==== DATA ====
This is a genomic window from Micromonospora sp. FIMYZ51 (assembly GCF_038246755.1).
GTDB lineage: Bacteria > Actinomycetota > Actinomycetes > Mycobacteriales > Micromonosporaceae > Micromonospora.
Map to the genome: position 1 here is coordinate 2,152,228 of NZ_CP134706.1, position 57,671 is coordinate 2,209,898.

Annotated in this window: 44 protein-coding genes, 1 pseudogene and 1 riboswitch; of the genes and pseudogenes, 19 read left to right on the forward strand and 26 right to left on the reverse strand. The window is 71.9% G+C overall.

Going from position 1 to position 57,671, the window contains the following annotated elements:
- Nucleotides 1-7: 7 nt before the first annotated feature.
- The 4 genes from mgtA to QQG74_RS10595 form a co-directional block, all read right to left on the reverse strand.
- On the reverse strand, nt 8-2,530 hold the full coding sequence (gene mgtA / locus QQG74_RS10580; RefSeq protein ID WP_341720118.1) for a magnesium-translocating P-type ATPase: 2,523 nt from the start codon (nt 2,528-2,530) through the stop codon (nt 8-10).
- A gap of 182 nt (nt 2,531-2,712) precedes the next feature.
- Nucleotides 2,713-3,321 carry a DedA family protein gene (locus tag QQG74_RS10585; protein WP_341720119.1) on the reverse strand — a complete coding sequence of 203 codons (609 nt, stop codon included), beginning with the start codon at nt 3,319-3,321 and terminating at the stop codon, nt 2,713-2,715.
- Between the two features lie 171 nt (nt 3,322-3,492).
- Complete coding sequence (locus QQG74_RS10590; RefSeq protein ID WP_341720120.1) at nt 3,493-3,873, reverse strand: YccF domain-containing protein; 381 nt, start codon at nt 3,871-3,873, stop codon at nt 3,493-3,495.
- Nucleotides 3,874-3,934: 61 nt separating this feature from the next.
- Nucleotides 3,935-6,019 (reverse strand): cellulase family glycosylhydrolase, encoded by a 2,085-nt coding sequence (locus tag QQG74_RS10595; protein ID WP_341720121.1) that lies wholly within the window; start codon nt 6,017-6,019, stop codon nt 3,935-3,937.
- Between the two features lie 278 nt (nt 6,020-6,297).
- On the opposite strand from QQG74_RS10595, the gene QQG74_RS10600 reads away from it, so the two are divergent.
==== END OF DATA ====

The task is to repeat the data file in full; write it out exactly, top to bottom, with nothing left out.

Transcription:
This is a genomic window from Micromonospora sp. FIMYZ51 (assembly GCF_038246755.1).
GTDB lineage: Bacteria > Actinomycetota > Actinomycetes > Mycobacteriales > Micromonosporaceae > Micromonospora.
Map to the genome: position 1 here is coordinate 2,152,228 of NZ_CP134706.1, position 57,671 is coordinate 2,209,898.

Annotated in this window: 44 protein-coding genes, 1 pseudogene and 1 riboswitch; of the genes and pseudogenes, 19 read left to right on the forward strand and 26 right to left on the reverse strand. The window is 71.9% G+C overall.

Going from position 1 to position 57,671, the window contains the following annotated elements:
- Nucleotides 1-7: 7 nt before the first annotated feature.
- The 4 genes from mgtA to QQG74_RS10595 form a co-directional block, all read right to left on the reverse strand.
- On the reverse strand, nt 8-2,530 hold the full coding sequence (gene mgtA / locus QQG74_RS10580; RefSeq protein ID WP_341720118.1) for a magnesium-translocating P-type ATPase: 2,523 nt from the start codon (nt 2,528-2,530) through the stop codon (nt 8-10).
- A gap of 182 nt (nt 2,531-2,712) precedes the next feature.
- Nucleotides 2,713-3,321 carry a DedA family protein gene (locus tag QQG74_RS10585; protein WP_341720119.1) on the reverse strand — a complete coding sequence of 203 codons (609 nt, stop codon included), beginning with the start codon at nt 3,319-3,321 and terminating at the stop codon, nt 2,713-2,715.
- Between the two features lie 171 nt (nt 3,322-3,492).
- Complete coding sequence (locus QQG74_RS10590; RefSeq protein ID WP_341720120.1) at nt 3,493-3,873, reverse strand: YccF domain-containing protein; 381 nt, start codon at nt 3,871-3,873, stop codon at nt 3,493-3,495.
- Nucleotides 3,874-3,934: 61 nt separating this feature from the next.
- Nucleotides 3,935-6,019 (reverse strand): cellulase family glycosylhydrolase, encoded by a 2,085-nt coding sequence (locus tag QQG74_RS10595; protein ID WP_341720121.1) that lies wholly within the window; start codon nt 6,017-6,019, stop codon nt 3,935-3,937.
- Between the two features lie 278 nt (nt 6,020-6,297).
- On the opposite strand from QQG74_RS10595, the gene QQG74_RS10600 reads away from it, so the two are divergent.